© Ella Ling

Roger Federer

Tennis in New York's Garden


In the 1970s and 1980s when it staged the season-ending men’s championships, known then (and for many players even now) as The Masters, Madison Square Garden was the iconic venue in tennis. The buzz of New York City was captured by the players who dominated the sport at the time – the likes of John McEnroe and Jimmy Connors having everyone on the edges of their seats.

On Monday night, “The Garden” will stage its fifth BNP Paribas Showdown – an exhibition which will see Roger Federer taking on Andy Roddick and Maria Sharapova playing Caroline Wozniacki. As someone who has only been there once – and not for a sporting event– there is something unique about it. I found myself gazing around the arena, thinking back to the great boxing fights it staged and trying to picture McEnroe and Connors going toe to toe in front of a raucous crowd.

At that time, the sport was dominated by the Americans, especially McEnroe, Connors and Chris Evert. But a generation of European stars – inspired by Bjorn Borg, in the case of the men – saw a real shift and the Masters was staged in New York for the last time in 1989, when Stefan Edberg won the title.

After that, the power of Boris Becker took it to Frankfurt, since when it has been played in Hanover, Lisbon, Sydney, Shanghai, Houston, Shanghai again and for the past three years, in London, at the O2. The success of London as the host venue for the Barclays ATP World Tour Finals makes it likely that it will be extended beyond the last two years of its current deal but it was interesting to hear Roger Federer talking about the possibility that the season-ending championships could be back at The Garden one day. “I would love for it to happen,” Federer said. “There are many great places I think the world tour finals could go, but obviously to sort of go back to the roots as well, where McEnroe, Lendl, and Borg and all these guys used to be playing, I think it would just be amazing.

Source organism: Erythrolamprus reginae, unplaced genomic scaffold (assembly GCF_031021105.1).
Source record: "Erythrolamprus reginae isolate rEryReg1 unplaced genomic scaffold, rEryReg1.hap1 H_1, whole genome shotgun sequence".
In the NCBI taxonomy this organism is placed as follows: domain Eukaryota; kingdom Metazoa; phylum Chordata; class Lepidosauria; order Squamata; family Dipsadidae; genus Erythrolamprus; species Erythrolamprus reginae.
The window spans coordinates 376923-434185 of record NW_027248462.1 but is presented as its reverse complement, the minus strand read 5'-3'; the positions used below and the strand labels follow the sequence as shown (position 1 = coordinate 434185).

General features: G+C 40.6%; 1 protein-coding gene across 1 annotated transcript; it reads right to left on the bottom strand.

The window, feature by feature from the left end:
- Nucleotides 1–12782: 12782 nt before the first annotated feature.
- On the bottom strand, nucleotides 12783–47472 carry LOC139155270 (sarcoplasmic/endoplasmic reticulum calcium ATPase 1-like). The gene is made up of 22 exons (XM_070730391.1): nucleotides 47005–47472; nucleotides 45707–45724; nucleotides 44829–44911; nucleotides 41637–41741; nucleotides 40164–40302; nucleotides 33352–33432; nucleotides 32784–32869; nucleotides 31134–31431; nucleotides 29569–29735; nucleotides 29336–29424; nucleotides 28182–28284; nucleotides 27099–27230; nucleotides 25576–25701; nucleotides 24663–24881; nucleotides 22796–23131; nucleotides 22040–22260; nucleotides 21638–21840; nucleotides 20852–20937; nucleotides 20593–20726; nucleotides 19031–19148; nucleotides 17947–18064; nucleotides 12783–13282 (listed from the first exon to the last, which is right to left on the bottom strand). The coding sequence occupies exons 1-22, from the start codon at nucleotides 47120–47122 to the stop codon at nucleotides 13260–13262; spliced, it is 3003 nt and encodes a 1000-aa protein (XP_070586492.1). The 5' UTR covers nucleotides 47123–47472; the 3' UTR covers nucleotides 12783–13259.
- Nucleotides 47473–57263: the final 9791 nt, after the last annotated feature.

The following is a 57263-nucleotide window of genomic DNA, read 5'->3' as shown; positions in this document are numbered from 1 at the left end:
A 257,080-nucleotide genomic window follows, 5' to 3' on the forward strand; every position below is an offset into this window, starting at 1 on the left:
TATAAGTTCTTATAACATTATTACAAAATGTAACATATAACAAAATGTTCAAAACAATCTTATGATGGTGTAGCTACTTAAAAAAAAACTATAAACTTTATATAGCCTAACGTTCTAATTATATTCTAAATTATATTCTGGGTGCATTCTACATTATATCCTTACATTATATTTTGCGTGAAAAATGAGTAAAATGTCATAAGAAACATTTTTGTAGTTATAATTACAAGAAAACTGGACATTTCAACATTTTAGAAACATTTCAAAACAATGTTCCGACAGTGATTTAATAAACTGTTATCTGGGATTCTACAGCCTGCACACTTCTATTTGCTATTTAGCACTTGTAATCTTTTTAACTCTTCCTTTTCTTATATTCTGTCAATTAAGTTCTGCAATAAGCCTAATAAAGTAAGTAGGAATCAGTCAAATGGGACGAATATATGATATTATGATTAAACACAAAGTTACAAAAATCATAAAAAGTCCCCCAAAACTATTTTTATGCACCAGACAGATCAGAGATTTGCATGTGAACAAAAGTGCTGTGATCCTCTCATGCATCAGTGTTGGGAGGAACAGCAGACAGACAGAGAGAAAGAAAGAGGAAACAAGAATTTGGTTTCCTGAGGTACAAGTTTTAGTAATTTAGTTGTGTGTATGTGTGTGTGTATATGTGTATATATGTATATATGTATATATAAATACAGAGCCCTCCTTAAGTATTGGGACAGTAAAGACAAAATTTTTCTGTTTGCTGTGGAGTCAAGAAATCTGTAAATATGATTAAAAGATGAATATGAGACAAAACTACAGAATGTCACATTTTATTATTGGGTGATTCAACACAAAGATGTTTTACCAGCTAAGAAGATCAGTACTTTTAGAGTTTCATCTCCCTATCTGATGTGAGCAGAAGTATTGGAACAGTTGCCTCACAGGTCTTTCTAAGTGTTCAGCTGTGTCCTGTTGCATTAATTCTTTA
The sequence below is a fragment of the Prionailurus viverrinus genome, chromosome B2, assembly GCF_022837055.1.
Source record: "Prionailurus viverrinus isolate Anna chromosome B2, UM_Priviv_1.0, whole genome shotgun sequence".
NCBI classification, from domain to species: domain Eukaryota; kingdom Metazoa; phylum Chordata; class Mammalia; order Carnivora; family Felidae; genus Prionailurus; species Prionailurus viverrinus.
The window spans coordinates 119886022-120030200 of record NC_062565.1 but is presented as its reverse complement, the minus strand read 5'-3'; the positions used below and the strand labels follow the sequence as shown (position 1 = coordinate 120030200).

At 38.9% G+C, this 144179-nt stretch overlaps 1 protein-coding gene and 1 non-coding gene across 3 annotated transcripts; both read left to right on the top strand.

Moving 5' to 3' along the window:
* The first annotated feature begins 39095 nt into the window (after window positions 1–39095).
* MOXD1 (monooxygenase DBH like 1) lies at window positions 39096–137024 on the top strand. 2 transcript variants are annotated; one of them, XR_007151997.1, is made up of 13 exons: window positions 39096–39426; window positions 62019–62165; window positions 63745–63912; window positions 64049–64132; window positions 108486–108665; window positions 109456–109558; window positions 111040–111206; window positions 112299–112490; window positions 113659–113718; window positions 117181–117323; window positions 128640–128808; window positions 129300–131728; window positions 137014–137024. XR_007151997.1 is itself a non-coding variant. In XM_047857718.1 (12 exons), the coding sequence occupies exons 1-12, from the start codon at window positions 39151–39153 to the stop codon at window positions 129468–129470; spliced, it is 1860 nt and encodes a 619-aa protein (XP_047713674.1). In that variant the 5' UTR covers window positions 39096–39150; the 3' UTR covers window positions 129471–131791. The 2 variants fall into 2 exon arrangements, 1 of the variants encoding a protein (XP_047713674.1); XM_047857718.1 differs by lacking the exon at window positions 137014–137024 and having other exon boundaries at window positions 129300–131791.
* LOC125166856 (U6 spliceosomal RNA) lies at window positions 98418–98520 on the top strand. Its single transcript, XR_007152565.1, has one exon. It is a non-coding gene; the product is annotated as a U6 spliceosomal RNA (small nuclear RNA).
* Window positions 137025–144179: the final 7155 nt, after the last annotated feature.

“I don’t know if it’s going to happen. I hope the tour will consider and New York will have interest in hosting it, because I think it’s an amazing event and the players and fans and media will love it. We’ll see how it goes, but especially after playing Pete (Sampras) and now Andy (Roddick), you could imagine that I would love to have the World Tour Finals in New York again, hopefully in the near future.”

Federer loves few things more than proving his critics wrong and so since turning 30, he seems to be ageing rather better than most of the former greats. So much for the theory that the powers wane once you’re out of your twenties in tennis. Federer was a deserving winner in Dubai and though he may be vulnerable against the very best in best-of-five setters at the end of grand slams, in regular tour events, he remains as potent a force as ever.